Yesterday’s third session of the Making of Us was another thought-provoking one. The highlight was a few hours spent with Simon Ruding, director of TIPP, which started life as a participatory theatre organisation but now works across the arts. Most of their participants have lived experience of the criminal justice system or engage in behaviour which puts them at risk of criminalisation. They work in prisons and with probation teams, in youth justice settings and the like. Early on, Simon commented that when he hears groups being described as being “unreachable” he becomes determined to put the work in and engage with them. This resonated with me, as I’m similarly attracted to working in this space.
Simon’s session was focused on dealing with challenging behaviours, but what he did was help us look at the issue from a different perspective. Namely trying to recognise that participant behaviour which we may struggle with is coming from a logical place when viewed from their perspective. What I came away with is the need for radical acceptance of whatever those people are experiencing and the fact that the only factor we can change within this situation is our own response to whatever they do or say. “Changing the schema” as Simon put it (ie the pattern or expected response). It’s going to come down to developing a thick skin and developing some techniques and approaches which may help in tense or challenging situations.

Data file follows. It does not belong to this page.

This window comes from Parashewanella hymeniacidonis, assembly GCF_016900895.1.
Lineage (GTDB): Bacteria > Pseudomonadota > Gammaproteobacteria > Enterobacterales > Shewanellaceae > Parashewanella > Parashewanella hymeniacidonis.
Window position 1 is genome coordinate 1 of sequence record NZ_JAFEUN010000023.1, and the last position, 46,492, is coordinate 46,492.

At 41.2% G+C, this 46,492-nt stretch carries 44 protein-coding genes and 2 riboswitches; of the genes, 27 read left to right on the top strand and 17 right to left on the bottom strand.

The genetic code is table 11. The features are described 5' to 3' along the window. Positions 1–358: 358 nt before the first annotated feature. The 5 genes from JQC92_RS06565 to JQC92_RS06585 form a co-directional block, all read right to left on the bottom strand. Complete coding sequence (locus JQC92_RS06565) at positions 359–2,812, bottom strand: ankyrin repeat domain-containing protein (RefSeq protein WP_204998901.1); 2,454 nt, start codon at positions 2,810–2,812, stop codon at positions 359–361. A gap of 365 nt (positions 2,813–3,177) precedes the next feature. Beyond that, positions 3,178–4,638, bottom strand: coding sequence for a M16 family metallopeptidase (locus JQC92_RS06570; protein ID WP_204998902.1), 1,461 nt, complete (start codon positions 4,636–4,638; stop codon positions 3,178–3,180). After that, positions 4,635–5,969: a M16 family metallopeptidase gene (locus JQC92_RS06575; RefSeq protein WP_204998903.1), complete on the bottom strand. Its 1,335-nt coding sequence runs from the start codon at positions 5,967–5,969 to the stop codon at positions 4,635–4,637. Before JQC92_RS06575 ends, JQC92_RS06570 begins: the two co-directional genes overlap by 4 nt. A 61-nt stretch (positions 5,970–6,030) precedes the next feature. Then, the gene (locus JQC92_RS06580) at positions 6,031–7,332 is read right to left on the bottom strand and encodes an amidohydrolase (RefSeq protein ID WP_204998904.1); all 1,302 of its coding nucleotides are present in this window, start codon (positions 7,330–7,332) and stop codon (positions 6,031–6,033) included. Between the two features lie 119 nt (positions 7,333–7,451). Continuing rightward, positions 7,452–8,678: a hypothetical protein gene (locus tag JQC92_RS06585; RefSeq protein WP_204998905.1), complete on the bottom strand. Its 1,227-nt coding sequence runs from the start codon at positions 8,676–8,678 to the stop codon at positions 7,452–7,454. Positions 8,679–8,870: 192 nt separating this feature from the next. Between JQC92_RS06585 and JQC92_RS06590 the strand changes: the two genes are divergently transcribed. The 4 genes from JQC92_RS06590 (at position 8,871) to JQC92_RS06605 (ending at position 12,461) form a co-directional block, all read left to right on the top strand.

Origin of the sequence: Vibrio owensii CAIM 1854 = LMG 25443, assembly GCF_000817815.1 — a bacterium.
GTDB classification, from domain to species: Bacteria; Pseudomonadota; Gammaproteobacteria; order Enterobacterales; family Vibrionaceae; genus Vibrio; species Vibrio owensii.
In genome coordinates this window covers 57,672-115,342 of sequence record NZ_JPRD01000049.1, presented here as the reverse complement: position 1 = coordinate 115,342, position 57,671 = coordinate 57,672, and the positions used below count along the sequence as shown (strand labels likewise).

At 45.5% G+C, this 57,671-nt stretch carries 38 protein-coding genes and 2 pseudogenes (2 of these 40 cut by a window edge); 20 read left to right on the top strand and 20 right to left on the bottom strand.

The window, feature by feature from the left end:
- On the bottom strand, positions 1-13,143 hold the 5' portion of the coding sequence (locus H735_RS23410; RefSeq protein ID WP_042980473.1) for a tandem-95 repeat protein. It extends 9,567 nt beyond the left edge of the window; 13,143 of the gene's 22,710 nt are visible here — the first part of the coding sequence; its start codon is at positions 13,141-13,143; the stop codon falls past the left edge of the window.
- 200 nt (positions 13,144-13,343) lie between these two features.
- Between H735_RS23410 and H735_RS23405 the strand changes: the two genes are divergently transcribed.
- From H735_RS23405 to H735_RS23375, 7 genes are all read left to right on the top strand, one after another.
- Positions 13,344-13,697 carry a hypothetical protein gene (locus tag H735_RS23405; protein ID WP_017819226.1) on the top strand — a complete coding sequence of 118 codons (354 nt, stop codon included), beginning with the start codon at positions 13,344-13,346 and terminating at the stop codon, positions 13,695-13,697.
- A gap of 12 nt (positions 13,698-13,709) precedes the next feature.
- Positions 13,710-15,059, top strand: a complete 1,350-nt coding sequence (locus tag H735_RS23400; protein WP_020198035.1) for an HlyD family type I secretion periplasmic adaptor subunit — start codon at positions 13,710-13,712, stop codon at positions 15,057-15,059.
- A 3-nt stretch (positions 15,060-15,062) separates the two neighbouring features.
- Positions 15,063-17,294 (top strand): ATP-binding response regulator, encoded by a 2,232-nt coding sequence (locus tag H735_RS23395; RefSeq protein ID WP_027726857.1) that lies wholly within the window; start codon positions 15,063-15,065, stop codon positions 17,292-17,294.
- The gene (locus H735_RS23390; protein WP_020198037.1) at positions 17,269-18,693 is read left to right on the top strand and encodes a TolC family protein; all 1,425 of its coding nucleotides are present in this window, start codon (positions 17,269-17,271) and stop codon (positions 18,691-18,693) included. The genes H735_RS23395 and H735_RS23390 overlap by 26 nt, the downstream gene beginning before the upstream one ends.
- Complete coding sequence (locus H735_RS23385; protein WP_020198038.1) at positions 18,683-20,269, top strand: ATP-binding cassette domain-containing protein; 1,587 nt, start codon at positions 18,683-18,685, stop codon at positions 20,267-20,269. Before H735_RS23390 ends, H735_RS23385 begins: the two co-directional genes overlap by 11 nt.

The CPD sessions that we’re currently taking part of are building up to the 10 participant artists being put in pairs to plan and run a series of co-designed workshops. These will involve participants who are young adults with additional needs of various kinds, and will be run with partner organisations.
I have some anxiety around the idea of facilitating workshops but actually I realised in yesterday’s session that this is very much tied to my rather controlling nature and leaving things to chance and depending on other people – plus the fear of the unknown. I think a lot of my personal anxiety comes from my own insecurities about my right to be in this space and to even call myself an artist (this is something I’ve been thinking about a lot lately – I have a lot of baggage around that word because I’m untrained). But I know intellectually that this really makes very little sense – I’ve talked about my own work a lot and am very confident doing so in public. What was reassuring in a perverse way was that many of my concerns are shared by other participants – including those who already do some facilitation. Even Simon said he still has some anxieties around running sessions, despite having done it for 25 years.
I need to give this more thought so I can process some of these feelings and try to unpick them further…..